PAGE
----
Abstract

Using a dataset containing nearly 500,000 courses taken by over 40,000 community and technical college students in Washington State, this study examines the performance gap between online and face-to-face courses and how the size of that gap differs across student subgroups and academic subject areas. While all types of students in the study suffered decrements in performance in online courses, those with the strongest declines were males, younger students, Black students, and students with lower grade point averages. Online performance gaps were also wider in some academic subject areas than others. After controlling for individual and peer effects, the social sciences and the applied professions (e.g., business, law, and nursing) showed the strongest online performance gaps.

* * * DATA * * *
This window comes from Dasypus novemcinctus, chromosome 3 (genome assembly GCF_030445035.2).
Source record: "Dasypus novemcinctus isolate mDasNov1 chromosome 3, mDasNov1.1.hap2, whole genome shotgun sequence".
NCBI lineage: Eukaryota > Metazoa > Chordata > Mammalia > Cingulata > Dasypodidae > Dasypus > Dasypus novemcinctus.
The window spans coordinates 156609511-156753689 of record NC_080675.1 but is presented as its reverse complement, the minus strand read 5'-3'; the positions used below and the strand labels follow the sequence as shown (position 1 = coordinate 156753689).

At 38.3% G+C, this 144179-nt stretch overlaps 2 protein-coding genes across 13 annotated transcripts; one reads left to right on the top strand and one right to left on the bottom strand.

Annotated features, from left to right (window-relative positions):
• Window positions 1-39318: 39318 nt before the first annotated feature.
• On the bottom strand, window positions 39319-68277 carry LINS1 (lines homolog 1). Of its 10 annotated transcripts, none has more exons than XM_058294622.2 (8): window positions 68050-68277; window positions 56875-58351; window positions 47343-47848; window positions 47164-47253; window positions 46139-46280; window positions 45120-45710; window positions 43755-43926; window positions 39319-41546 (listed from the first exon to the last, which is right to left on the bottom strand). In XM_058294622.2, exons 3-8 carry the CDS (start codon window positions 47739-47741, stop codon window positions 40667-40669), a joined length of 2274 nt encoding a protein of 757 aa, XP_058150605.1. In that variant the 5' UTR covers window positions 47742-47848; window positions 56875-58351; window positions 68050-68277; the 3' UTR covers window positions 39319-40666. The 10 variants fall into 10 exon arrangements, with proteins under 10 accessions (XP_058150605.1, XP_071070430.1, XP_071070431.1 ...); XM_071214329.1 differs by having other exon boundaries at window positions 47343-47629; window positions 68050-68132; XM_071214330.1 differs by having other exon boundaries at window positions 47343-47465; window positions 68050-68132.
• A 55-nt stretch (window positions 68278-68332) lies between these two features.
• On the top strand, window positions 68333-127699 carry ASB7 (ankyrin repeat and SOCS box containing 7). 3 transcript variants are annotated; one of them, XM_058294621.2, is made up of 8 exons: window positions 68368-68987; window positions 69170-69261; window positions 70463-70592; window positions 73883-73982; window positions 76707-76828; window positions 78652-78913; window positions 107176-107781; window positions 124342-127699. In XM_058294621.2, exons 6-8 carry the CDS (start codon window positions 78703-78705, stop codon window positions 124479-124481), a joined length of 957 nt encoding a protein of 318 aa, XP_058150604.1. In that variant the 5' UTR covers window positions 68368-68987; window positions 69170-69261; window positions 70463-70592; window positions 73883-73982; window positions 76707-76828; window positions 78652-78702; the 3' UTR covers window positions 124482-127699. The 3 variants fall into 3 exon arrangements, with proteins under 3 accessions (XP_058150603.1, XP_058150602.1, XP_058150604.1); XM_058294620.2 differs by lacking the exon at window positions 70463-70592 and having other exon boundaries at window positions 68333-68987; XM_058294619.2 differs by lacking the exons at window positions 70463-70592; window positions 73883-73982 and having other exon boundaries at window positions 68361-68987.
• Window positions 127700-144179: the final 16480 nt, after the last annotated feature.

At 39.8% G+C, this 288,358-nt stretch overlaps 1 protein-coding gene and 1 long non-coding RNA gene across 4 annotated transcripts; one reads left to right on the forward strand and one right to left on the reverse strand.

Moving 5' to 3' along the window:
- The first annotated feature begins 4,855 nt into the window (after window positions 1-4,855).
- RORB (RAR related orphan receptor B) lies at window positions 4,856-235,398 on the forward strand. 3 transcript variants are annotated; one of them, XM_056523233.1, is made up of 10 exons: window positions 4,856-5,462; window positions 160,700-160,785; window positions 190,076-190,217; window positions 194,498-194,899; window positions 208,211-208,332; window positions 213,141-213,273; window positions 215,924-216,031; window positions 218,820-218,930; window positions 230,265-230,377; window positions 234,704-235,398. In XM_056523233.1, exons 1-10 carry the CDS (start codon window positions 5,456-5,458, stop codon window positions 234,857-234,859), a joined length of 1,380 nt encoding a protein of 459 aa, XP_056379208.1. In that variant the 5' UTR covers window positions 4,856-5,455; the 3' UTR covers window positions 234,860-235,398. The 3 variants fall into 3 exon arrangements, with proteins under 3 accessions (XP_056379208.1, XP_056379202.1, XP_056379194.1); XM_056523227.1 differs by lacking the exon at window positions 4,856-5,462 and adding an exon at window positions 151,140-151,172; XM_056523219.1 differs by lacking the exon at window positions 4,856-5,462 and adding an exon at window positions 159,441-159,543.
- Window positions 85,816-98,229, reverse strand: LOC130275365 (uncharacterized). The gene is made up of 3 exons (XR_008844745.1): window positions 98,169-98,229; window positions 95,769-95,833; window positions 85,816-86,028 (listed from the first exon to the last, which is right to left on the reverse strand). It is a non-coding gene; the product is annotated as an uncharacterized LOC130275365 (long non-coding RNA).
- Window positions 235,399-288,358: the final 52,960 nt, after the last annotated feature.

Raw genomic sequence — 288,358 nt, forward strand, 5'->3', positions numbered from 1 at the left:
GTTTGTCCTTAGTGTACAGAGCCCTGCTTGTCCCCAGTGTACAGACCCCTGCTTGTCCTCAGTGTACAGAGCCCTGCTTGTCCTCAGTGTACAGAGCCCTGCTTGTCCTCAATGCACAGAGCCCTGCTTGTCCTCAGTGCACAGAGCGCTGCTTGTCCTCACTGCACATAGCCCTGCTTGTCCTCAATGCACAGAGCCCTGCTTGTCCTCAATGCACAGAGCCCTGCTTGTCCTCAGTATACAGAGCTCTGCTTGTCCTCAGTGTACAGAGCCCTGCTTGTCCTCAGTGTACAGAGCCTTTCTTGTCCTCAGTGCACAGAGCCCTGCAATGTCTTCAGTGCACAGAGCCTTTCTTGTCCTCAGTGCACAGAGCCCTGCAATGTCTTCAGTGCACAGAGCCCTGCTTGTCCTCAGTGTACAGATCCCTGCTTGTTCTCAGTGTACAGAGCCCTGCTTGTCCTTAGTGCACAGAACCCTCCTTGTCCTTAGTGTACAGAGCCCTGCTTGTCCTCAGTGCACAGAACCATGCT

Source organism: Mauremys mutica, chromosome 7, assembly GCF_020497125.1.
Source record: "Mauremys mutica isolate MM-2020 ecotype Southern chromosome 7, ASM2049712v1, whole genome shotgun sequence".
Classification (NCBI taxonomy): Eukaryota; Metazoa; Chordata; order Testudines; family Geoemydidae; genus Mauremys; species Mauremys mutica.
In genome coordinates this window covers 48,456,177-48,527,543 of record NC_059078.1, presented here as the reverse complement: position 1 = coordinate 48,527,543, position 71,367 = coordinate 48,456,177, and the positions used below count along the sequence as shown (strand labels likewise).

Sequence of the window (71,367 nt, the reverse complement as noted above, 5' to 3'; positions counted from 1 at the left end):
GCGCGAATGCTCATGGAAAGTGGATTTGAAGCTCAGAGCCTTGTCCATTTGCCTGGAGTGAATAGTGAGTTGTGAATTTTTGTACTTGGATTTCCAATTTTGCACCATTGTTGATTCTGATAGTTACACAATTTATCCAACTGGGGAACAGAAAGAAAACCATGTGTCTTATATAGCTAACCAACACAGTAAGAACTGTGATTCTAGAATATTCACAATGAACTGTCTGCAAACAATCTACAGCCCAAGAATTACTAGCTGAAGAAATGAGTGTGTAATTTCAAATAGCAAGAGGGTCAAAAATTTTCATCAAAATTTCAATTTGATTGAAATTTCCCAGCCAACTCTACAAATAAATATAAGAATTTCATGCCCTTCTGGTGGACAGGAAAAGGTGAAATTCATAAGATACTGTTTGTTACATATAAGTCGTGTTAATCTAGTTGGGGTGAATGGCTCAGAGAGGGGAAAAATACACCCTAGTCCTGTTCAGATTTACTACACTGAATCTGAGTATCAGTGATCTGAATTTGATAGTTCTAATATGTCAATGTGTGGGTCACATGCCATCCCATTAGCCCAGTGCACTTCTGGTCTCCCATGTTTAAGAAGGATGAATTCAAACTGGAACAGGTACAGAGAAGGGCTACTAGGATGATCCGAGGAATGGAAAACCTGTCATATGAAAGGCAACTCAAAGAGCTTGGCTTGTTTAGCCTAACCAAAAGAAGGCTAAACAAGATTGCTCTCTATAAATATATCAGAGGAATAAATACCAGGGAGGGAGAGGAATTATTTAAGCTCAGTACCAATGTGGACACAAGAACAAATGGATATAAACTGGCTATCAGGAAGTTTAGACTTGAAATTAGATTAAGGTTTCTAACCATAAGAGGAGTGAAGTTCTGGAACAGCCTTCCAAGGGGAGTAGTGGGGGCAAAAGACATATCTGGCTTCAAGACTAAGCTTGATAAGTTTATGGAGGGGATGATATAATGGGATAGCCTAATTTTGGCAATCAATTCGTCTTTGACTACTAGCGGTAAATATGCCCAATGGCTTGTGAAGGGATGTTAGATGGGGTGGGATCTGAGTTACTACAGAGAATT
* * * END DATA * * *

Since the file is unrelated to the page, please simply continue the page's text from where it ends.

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Additional Information

ISSN
1538-4640
Print ISSN
0022-1546
Pages
pp. 633-659
Launched on MUSE
2014-09-03
Open Access
No
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